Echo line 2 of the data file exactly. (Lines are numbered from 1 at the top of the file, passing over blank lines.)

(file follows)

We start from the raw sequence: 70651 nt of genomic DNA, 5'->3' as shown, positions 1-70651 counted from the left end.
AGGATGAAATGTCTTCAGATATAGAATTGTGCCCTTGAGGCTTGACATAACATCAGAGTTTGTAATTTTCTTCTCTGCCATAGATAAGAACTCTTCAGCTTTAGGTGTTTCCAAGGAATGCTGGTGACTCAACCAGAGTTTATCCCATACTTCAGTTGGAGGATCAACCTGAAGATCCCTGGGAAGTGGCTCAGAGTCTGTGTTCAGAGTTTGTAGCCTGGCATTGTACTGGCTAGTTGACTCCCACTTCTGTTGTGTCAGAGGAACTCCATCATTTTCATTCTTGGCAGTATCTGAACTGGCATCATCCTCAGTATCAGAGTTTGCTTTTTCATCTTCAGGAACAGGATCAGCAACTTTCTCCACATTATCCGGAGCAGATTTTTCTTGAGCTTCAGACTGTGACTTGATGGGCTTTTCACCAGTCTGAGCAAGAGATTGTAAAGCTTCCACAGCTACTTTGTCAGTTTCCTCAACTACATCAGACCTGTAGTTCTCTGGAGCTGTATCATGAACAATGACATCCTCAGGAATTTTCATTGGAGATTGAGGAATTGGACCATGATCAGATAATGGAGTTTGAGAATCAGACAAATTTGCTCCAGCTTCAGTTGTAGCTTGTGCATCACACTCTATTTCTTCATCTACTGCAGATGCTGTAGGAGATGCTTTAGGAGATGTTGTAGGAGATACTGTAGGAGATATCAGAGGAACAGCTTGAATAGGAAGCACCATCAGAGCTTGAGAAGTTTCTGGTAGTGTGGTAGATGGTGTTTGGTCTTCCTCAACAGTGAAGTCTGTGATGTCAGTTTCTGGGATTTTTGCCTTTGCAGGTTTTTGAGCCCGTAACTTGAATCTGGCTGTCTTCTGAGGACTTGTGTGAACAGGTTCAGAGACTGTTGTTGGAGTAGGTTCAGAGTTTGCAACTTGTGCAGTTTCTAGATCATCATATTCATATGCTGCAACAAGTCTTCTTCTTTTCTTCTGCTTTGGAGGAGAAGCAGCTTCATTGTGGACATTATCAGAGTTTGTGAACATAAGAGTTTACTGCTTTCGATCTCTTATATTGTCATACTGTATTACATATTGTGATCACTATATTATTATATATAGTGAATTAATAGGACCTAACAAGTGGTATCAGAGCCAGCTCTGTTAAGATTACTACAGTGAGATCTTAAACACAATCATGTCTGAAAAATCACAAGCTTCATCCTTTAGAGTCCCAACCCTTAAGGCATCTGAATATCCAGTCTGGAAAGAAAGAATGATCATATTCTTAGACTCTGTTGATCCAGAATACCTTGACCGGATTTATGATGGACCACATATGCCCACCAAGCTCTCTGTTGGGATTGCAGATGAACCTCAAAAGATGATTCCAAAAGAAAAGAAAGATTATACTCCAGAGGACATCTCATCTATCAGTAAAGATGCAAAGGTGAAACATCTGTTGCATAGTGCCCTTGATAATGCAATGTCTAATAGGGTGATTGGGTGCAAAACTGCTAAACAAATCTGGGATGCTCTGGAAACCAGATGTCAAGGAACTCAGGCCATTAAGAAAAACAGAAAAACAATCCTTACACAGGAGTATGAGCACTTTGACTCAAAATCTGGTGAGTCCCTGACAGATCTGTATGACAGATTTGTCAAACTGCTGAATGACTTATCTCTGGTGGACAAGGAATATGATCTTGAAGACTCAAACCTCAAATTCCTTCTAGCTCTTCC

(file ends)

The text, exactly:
AGGATGAAATGTCTTCAGATATAGAATTGTGCCCTTGAGGCTTGACATAACATCAGAGTTTGTAATTTTCTTCTCTGCCATAGATAAGAACTCTTCAGCTTTAGGTGTTTCCAAGGAATGCTGGTGACTCAACCAGAGTTTATCCCATACTTCAGTTGGAGGATCAACCTGAAGATCCCTGGGAAGTGGCTCAGAGTCTGTGTTCAGAGTTTGTAGCCTGGCATTGTACTGGCTAGTTGACTCCCACTTCTGTTGTGTCAGAGGAACTCCATCATTTTCATTCTTGGCAGTATCTGAACTGGCATCATCCTCAGTATCAGAGTTTGCTTTTTCATCTTCAGGAACAGGATCAGCAACTTTCTCCACATTATCCGGAGCAGATTTTTCTTGAGCTTCAGACTGTGACTTGATGGGCTTTTCACCAGTCTGAGCAAGAGATTGTAAAGCTTCCACAGCTACTTTGTCAGTTTCCTCAACTACATCAGACCTGTAGTTCTCTGGAGCTGTATCATGAACAATGACATCCTCAGGAATTTTCATTGGAGATTGAGGAATTGGACCATGATCAGATAATGGAGTTTGAGAATCAGACAAATTTGCTCCAGCTTCAGTTGTAGCTTGTGCATCACACTCTATTTCTTCATCTACTGCAGATGCTGTAGGAGATGCTTTAGGAGATGTTGTAGGAGATACTGTAGGAGATATCAGAGGAACAGCTTGAATAGGAAGCACCATCAGAGCTTGAGAAGTTTCTGGTAGTGTGGTAGATGGTGTTTGGTCTTCCTCAACAGTGAAGTCTGTGATGTCAGTTTCTGGGATTTTTGCCTTTGCAGGTTTTTGAGCCCGTAACTTGAATCTGGCTGTCTTCTGAGGACTTGTGTGAACAGGTTCAGAGACTGTTGTTGGAGTAGGTTCAGAGTTTGCAACTTGTGCAGTTTCTAGATCATCATATTCATATGCTGCAACAAGTCTTCTTCTTTTCTTCTGCTTTGGAGGAGAAGCAGCTTCATTGTGGACATTATCAGAGTTTGTGAACATAAGAGTTTACTGCTTTCGATCTCTTATATTGTCATACTGTATTACATATTGTGATCACTATATTATTATATATAGTGAATTAATAGGACCTAACAAGTGGTATCAGAGCCAGCTCTGTTAAGATTACTACAGTGAGATCTTAAACACAATCATGTCTGAAAAATCACAAGCTTCATCCTTTAGAGTCCCAACCCTTAAGGCATCTGAATATCCAGTCTGGAAAGAAAGAATGATCATATTCTTAGACTCTGTTGATCCAGAATACCTTGACCGGATTTATGATGGACCACATATGCCCACCAAGCTCTCTGTTGGGATTGCAGATGAACCTCAAAAGATGATTCCAAAAGAAAAGAAAGATTATACTCCAGAGGACATCTCATCTATCAGTAAAGATGCAAAGGTGAAACATCTGTTGCATAGTGCCCTTGATAATGCAATGTCTAATAGGGTGATTGGGTGCAAAACTGCTAAACAAATCTGGGATGCTCTGGAAACCAGATGTCAAGGAACTCAGGCCATTAAGAAAAACAGAAAAACAATCCTTACACAGGAGTATGAGCACTTTGACTCAAAATCTGGTGAGTCCCTGACAGATCTGTATGACAGATTTGTCAAACTGCTGAATGACTTATCTCTGGTGGACAAGGAATATGATCTTGAAGACTCAAACCTCAAATTCCTTCTAGCTCTTCC